Chemistry I – Unit 2 Notes Te x tbook Correlation Unit 2 consists of the following sections in the text: 4.1-4.3, 4.5-4.7, 4.10, 8.1, 11.1-11.9. 4.1 - The Elements A . An element is: B . Elements can exist as pure substances or as parts of compounds. Examples:
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Unit 2 consists of the following sections in the text:
4.1-4.3, 4.5-4.7, 4.10, 8.1, 11.1-11.9
John Dalton (1766-1844) – English Scientist page 78
Dalton’s Atomic Theory
1. Elements are made of tiny particles called atoms.
2. All atoms of a given element are identical (we now know that this is not exactly true)
3. The atoms of a given element are different from those of any other elements.
4. Atoms of one element can combine with atoms of other elements to form compounds. A given compound always has the same relative numbers and types of atoms.
5. Atoms are indivisible in chemical processes. That is, atoms are not created or destroyed in chemical reactions. A chemical reaction simply changes the way the atoms are grouped together.
A. J. J. Thomson’s Plum Pudding Model (1890’s) described atoms as being:
B. Ernest Rutherford’s “Nuclear” Model (1911) of the atom described the structure of atoms as follows:
1. Gold Foil Experiment (Rutherford) atom described the structure of atoms as follows:
A. From Rutherford’s gold foil experiment we learned that.
1. Atoms have a central positive nuclear charge
2. Atoms are 99.99% empty space.
B. Subatomic Particles
Also, for a neutrally charged atom,
Atomic Number = Number of Protons = Number of Electrons
*the atomic number determines the identity of an element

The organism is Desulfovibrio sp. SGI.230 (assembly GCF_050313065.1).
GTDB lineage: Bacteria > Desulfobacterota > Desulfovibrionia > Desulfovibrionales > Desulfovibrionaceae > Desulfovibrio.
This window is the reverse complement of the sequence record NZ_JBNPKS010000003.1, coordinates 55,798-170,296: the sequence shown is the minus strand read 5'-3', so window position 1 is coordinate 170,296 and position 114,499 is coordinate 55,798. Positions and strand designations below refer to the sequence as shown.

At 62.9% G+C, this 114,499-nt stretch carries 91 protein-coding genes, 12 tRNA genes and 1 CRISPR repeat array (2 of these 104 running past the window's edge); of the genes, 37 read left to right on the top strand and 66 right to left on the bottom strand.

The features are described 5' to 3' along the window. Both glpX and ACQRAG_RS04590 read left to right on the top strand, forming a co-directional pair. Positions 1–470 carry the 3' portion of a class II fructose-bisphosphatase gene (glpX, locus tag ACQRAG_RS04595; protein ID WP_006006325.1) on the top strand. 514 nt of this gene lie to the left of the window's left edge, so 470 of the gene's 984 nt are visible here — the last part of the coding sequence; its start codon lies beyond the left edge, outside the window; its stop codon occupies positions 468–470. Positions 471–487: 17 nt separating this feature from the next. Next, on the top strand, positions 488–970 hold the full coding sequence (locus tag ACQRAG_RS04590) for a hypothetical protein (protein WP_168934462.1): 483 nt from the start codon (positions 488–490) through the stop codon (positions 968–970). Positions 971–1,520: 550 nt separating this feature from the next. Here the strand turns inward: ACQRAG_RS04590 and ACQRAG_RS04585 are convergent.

E. A “Box” in the Periodic Table: Structure
Use the equations above and your periodic table to fill in the missing values in the table below:
8.1 Weighted Average Atomic Mass the missing values in the table below:
A. What is a weighted average? Why do we need one?
An element can exist in a number of forms, called isotopes. Isotopes are forms of the same atom that vary in mass.
For example, there are two different types (isotopes) of copper atoms. One type of copper atoms weighs in at 62.93 amu, the other has a mass of 64.94 amu. The lighter isotope is more common with 69.09% of the naturally occurring copper having a mass of 62.93 amu per atom. The remainder of the atoms, 30.91 %, have a mass of 64.94 amu.
To find the Average Atomic Mass of an atom, we take into account all of the isotopes that exist and the percentage of each type. The calculation of the average atomic mass is weighted average.
B. How to calculate a weighted average atomic mass the missing values in the table below:
Take the sum of the products of each isotope’s mass and its corresponding relative abundance as a decimal (take percent and move decimal 2 places left).
Example 2 the missing values in the table below:
11.1 Rutherford’s Atom the missing values in the table below:
A. His model leaves many questions about electrons unanswered
1. How are the electrons arranged?
2. How do they move?
3. Since the nucleus and the electrons are oppositely charged, why doesn’t the atom collapse?
A. Parts of a wave
1. Wavelength is –
2. Frequency is –
A. Electrons can only absorb quantized amounts of energy…this means
B. With only one electron, a hydrogen atom is the simplest way to view what can happen when electrons get excited.
C. How can Hydrogen produce photons with 4 different energies (colors) when it only has 1 electron to excite? (See Figure 11.13 on pg. 310)
A. Bohr’s model of the atom included the following main points.
1. Central nucleus made up of ______________ and _______________.
2. Electrons were restricted to circular orbits.
A. Within each principal energy level there can be one or more orbitals.
1. “s” orbitals:
2. “p” orbitals:
3. “d” orbitals:
B. Each principle energy level is a little larger and further away from the nucleus than the last and contains more orbitals than the last.
A. Principle energy levels contain sublevels, which in turn contain orbitals.
B. Pauli exclusion principle: